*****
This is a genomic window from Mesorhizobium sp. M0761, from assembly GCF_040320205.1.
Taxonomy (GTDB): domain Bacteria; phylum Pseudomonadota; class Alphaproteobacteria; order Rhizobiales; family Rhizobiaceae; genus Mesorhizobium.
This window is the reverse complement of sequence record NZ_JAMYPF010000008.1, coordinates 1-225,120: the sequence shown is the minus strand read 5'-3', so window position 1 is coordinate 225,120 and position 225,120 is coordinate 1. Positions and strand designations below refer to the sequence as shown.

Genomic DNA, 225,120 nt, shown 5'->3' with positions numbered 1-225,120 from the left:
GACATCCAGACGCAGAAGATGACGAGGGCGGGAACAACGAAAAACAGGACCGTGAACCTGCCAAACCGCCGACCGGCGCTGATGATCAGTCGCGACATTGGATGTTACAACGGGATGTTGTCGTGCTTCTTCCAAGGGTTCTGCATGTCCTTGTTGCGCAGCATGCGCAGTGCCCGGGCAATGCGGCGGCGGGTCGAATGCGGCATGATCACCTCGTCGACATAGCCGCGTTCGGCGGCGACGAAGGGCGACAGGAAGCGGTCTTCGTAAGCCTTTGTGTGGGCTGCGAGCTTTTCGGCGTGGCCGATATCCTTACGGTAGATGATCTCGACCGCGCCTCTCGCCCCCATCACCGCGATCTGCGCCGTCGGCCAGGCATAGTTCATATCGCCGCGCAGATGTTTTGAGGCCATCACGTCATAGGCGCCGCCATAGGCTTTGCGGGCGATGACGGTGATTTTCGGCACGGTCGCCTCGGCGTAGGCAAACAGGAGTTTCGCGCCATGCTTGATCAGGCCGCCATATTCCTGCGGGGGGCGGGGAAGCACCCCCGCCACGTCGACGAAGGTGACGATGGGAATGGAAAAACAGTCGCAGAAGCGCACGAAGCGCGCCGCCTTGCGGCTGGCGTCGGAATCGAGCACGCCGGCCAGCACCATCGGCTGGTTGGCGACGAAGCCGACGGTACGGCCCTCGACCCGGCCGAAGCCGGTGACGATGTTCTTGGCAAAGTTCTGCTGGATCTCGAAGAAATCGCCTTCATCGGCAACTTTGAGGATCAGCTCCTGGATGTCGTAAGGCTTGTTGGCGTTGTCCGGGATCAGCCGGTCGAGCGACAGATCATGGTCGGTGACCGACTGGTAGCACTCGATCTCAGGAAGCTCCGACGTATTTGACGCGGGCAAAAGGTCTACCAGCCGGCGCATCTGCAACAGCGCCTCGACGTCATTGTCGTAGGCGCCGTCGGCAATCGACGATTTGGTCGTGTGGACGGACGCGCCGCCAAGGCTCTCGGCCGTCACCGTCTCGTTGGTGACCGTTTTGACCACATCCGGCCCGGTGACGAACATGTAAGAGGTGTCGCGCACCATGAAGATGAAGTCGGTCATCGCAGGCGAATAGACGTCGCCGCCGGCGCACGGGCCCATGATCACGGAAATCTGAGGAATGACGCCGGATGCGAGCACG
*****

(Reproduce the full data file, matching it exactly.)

This is a genomic window from Mesorhizobium sp. M0761, from assembly GCF_040320205.1.
Taxonomy (GTDB): domain Bacteria; phylum Pseudomonadota; class Alphaproteobacteria; order Rhizobiales; family Rhizobiaceae; genus Mesorhizobium.
This window is the reverse complement of sequence record NZ_JAMYPF010000008.1, coordinates 1-225,120: the sequence shown is the minus strand read 5'-3', so window position 1 is coordinate 225,120 and position 225,120 is coordinate 1. Positions and strand designations below refer to the sequence as shown.

Genomic DNA, 225,120 nt, shown 5'->3' with positions numbered 1-225,120 from the left:
GACATCCAGACGCAGAAGATGACGAGGGCGGGAACAACGAAAAACAGGACCGTGAACCTGCCAAACCGCCGACCGGCGCTGATGATCAGTCGCGACATTGGATGTTACAACGGGATGTTGTCGTGCTTCTTCCAAGGGTTCTGCATGTCCTTGTTGCGCAGCATGCGCAGTGCCCGGGCAATGCGGCGGCGGGTCGAATGCGGCATGATCACCTCGTCGACATAGCCGCGTTCGGCGGCGACGAAGGGCGACAGGAAGCGGTCTTCGTAAGCCTTTGTGTGGGCTGCGAGCTTTTCGGCGTGGCCGATATCCTTACGGTAGATGATCTCGACCGCGCCTCTCGCCCCCATCACCGCGATCTGCGCCGTCGGCCAGGCATAGTTCATATCGCCGCGCAGATGTTTTGAGGCCATCACGTCATAGGCGCCGCCATAGGCTTTGCGGGCGATGACGGTGATTTTCGGCACGGTCGCCTCGGCGTAGGCAAACAGGAGTTTCGCGCCATGCTTGATCAGGCCGCCATATTCCTGCGGGGGGCGGGGAAGCACCCCCGCCACGTCGACGAAGGTGACGATGGGAATGGAAAAACAGTCGCAGAAGCGCACGAAGCGCGCCGCCTTGCGGCTGGCGTCGGAATCGAGCACGCCGGCCAGCACCATCGGCTGGTTGGCGACGAAGCCGACGGTACGGCCCTCGACCCGGCCGAAGCCGGTGACGATGTTCTTGGCAAAGTTCTGCTGGATCTCGAAGAAATCGCCTTCATCGGCAACTTTGAGGATCAGCTCCTGGATGTCGTAAGGCTTGTTGGCGTTGTCCGGGATCAGCCGGTCGAGCGACAGATCATGGTCGGTGACCGACTGGTAGCACTCGATCTCAGGAAGCTCCGACGTATTTGACGCGGGCAAAAGGTCTACCAGCCGGCGCATCTGCAACAGCGCCTCGACGTCATTGTCGTAGGCGCCGTCGGCAATCGACGATTTGGTCGTGTGGACGGACGCGCCGCCAAGGCTCTCGGCCGTCACCGTCTCGTTGGTGACCGTTTTGACCACATCCGGCCCGGTGACGAACATGTAAGAGGTGTCGCGCACCATGAAGATGAAGTCGGTCATCGCAGGCGAATAGACGTCGCCGCCGGCGCACGGGCCCATGATCACGGAAATCTGAGGAATGACGCCGGATGCGAGCACG